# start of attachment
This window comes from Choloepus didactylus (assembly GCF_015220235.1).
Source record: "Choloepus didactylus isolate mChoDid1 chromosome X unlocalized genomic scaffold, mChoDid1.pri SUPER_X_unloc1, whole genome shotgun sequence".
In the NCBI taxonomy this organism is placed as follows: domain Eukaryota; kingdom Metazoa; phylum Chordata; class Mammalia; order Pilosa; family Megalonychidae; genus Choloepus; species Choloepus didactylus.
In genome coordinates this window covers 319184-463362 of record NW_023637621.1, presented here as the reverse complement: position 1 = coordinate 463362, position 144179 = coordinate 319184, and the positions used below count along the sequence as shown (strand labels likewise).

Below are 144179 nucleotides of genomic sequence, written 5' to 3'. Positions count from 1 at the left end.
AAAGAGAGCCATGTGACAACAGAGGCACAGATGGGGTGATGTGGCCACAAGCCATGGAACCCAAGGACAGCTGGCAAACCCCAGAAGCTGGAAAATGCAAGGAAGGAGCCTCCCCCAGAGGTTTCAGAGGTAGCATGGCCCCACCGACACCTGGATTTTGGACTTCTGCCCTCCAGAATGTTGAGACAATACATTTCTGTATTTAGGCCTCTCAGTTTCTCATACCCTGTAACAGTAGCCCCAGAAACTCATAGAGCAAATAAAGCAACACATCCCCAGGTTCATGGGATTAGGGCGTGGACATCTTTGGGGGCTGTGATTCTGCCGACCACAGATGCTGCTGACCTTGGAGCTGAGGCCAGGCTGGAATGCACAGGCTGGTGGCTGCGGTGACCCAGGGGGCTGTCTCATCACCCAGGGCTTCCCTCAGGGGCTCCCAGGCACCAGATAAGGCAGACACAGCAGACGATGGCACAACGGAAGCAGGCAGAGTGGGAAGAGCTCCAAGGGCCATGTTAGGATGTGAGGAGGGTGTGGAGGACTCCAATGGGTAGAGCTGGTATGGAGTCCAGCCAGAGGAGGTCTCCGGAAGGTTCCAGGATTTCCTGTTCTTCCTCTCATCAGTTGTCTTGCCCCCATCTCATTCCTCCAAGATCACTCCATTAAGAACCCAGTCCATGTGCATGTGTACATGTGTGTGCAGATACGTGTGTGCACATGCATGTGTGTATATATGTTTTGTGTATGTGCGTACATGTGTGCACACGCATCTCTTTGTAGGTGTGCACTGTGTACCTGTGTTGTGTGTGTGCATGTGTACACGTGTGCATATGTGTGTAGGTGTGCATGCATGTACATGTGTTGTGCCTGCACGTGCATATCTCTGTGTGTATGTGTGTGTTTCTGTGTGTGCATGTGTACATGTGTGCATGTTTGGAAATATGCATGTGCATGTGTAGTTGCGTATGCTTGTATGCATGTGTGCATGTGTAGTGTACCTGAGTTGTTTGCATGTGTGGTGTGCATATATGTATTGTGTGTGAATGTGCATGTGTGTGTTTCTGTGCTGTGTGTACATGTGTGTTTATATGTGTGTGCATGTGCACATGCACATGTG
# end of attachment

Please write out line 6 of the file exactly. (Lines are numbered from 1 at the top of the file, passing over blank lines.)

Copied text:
AAAGAGAGCCATGTGACAACAGAGGCACAGATGGGGTGATGTGGCCACAAGCCATGGAACCCAAGGACAGCTGGCAAACCCCAGAAGCTGGAAAATGCAAGGAAGGAGCCTCCCCCAGAGGTTTCAGAGGTAGCATGGCCCCACCGACACCTGGATTTTGGACTTCTGCCCTCCAGAATGTTGAGACAATACATTTCTGTATTTAGGCCTCTCAGTTTCTCATACCCTGTAACAGTAGCCCCAGAAACTCATAGAGCAAATAAAGCAACACATCCCCAGGTTCATGGGATTAGGGCGTGGACATCTTTGGGGGCTGTGATTCTGCCGACCACAGATGCTGCTGACCTTGGAGCTGAGGCCAGGCTGGAATGCACAGGCTGGTGGCTGCGGTGACCCAGGGGGCTGTCTCATCACCCAGGGCTTCCCTCAGGGGCTCCCAGGCACCAGATAAGGCAGACACAGCAGACGATGGCACAACGGAAGCAGGCAGAGTGGGAAGAGCTCCAAGGGCCATGTTAGGATGTGAGGAGGGTGTGGAGGACTCCAATGGGTAGAGCTGGTATGGAGTCCAGCCAGAGGAGGTCTCCGGAAGGTTCCAGGATTTCCTGTTCTTCCTCTCATCAGTTGTCTTGCCCCCATCTCATTCCTCCAAGATCACTCCATTAAGAACCCAGTCCATGTGCATGTGTACATGTGTGTGCAGATACGTGTGTGCACATGCATGTGTGTATATATGTTTTGTGTATGTGCGTACATGTGTGCACACGCATCTCTTTGTAGGTGTGCACTGTGTACCTGTGTTGTGTGTGTGCATGTGTACACGTGTGCATATGTGTGTAGGTGTGCATGCATGTACATGTGTTGTGCCTGCACGTGCATATCTCTGTGTGTATGTGTGTGTTTCTGTGTGTGCATGTGTACATGTGTGCATGTTTGGAAATATGCATGTGCATGTGTAGTTGCGTATGCTTGTATGCATGTGTGCATGTGTAGTGTACCTGAGTTGTTTGCATGTGTGGTGTGCATATATGTATTGTGTGTGAATGTGCATGTGTGTGTTTCTGTGCTGTGTGTACATGTGTGTTTATATGTGTGTGCATGTGCACATGCACATGTG